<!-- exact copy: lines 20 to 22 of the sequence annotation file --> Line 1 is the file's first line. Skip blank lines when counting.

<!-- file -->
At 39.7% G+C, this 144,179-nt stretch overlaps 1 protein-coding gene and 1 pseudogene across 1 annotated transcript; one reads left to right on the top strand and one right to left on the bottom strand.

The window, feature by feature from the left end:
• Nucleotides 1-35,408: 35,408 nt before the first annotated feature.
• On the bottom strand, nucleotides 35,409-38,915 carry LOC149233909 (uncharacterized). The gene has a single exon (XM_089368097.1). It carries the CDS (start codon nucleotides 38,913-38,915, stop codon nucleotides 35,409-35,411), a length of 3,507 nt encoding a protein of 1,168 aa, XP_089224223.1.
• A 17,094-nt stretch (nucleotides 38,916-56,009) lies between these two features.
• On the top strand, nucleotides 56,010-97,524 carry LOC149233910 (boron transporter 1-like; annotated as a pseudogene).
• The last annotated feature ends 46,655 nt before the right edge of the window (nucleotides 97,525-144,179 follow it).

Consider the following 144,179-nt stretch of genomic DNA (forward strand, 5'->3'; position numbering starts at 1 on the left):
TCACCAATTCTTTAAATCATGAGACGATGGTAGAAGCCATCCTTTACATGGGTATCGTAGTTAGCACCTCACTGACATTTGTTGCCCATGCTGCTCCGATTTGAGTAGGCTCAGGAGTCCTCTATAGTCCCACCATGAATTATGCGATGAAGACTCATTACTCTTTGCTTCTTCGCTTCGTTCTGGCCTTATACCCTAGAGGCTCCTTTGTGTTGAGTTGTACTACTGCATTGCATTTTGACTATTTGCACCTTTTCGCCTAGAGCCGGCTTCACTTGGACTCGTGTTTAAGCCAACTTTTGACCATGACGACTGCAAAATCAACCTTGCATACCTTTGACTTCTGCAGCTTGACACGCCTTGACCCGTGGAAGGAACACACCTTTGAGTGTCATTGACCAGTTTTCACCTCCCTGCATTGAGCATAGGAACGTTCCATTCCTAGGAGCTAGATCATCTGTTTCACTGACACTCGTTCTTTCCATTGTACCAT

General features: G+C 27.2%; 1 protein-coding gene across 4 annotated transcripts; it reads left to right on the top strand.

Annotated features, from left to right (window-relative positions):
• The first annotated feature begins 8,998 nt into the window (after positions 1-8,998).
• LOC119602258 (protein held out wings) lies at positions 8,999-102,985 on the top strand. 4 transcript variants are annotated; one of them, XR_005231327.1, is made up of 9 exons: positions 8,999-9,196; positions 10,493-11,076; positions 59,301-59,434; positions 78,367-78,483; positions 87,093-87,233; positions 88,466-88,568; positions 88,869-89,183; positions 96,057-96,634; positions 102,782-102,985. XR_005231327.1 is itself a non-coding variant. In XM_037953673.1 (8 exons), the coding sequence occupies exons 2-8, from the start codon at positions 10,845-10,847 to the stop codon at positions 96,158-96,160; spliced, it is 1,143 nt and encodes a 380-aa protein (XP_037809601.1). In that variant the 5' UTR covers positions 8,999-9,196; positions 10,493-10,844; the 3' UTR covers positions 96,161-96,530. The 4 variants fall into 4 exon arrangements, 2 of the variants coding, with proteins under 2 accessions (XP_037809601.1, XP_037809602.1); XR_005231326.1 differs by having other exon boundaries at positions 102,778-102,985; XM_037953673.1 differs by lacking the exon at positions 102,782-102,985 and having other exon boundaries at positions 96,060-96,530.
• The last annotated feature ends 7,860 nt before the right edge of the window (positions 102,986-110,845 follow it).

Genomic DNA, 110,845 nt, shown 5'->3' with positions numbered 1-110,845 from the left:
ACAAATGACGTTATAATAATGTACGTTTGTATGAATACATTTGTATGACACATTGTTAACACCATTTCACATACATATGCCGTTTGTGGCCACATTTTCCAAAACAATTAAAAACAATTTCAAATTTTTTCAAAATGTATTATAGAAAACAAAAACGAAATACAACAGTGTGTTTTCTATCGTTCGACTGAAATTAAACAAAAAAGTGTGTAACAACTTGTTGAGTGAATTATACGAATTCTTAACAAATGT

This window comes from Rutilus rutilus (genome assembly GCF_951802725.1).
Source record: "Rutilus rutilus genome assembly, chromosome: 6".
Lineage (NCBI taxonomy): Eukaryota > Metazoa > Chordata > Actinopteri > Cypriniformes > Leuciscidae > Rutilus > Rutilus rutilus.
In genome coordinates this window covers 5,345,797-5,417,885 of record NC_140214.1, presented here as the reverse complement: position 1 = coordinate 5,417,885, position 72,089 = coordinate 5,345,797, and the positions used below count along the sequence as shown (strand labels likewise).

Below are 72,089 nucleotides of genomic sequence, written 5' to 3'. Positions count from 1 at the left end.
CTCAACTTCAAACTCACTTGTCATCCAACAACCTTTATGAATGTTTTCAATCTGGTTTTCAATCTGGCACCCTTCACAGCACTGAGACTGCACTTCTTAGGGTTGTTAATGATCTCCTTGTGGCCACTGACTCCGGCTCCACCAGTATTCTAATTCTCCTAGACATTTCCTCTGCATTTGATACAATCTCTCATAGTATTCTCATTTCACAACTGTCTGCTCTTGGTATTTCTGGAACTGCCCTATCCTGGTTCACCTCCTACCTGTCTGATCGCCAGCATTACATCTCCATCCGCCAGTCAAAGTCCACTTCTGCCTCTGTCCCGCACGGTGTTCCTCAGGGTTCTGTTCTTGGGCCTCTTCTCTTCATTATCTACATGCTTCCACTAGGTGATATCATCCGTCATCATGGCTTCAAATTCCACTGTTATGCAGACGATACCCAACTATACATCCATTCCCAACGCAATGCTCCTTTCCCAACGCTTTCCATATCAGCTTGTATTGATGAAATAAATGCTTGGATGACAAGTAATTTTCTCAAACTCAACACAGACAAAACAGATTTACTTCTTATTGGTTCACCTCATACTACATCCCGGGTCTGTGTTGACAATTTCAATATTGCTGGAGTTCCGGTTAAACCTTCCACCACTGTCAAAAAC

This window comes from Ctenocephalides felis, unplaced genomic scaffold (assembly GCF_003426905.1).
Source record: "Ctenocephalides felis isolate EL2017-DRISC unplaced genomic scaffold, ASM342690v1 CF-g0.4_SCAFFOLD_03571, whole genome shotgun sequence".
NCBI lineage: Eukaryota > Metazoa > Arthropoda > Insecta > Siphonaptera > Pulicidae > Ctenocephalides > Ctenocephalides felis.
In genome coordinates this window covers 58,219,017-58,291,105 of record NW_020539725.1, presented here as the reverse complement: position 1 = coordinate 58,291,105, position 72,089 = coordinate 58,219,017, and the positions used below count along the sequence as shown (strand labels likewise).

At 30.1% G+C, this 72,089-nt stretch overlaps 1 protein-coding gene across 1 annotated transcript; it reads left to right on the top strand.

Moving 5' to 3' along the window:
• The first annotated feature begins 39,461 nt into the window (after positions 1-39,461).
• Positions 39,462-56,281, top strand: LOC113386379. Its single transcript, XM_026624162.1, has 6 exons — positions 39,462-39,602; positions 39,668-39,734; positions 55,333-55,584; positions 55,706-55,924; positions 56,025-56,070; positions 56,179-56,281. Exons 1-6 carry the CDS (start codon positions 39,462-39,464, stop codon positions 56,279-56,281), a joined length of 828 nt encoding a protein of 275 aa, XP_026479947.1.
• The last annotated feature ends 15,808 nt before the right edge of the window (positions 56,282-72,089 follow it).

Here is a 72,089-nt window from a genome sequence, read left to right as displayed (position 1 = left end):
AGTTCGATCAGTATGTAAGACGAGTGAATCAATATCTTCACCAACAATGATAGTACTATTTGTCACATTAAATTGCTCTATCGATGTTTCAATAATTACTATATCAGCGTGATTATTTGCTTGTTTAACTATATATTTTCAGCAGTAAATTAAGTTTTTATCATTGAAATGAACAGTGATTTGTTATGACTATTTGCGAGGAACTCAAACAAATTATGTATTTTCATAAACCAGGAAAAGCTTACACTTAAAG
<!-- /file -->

In genome coordinates this window covers 5,345,797-5,417,885 of record NC_140214.1, presented here as the reverse complement: position 1 = coordinate 5,417,885, position 72,089 = coordinate 5,345,797, and the positions used below count along the sequence as shown (strand labels likewise).

Below are 72,089 nucleotides of genomic sequence, written 5' to 3'. Positions count from 1 at the left end.
CTCAACTTCAAACTCACTTGTCATCCAACAACCTTTATGAATGTTTTCAATCTGGTTTTCAATCTGGCACCCTTCACAGCACTGAGACTGCACTTCTTAGGGTTGTTAATGATCTCCTTGTGGCCACTGACTCCGGCTCCACCAGTATTCTAATTCTCCTAGACATTTCCTCTGCATTTGATACAATCTCTCATAGTATTCTCATTTCACAACTGTCTGCTCTTGGTATTTCTGGAACTGCCCTATCCTGGTTCACCTCCTACCTGTCTGATCGCCAGCATTACATCTCCATCCGCCAGTCAAAGTCCACTTCTGCCTCTGTCCCGCACGGTGTTCCTCAGGGTTCTGTTCTTGGGCCTCTTCTCTTCATTATCTACATGCTTCCACTAGGTGATATCATCCGTCATCATGGCTTCAAATTCCACTGTTATGCAGACGATACCCAACTATACATCCATTCCCAACGCAATGCTCCTTTCCCAACGCTTTCCATATCAGCTTGTATTGATGAAATAAATGCTTGGATGACAAGTAATTTTCTCAAACTCAACACAGACAAAACAGATTTACTTCTTATTGGTTCACCTCATACTACATCCCGGGTCTGTGTTGACAATTTCAATATTGCTGGAGTTCCGGTTAAACCTTCCACCACTGTCAAAAAC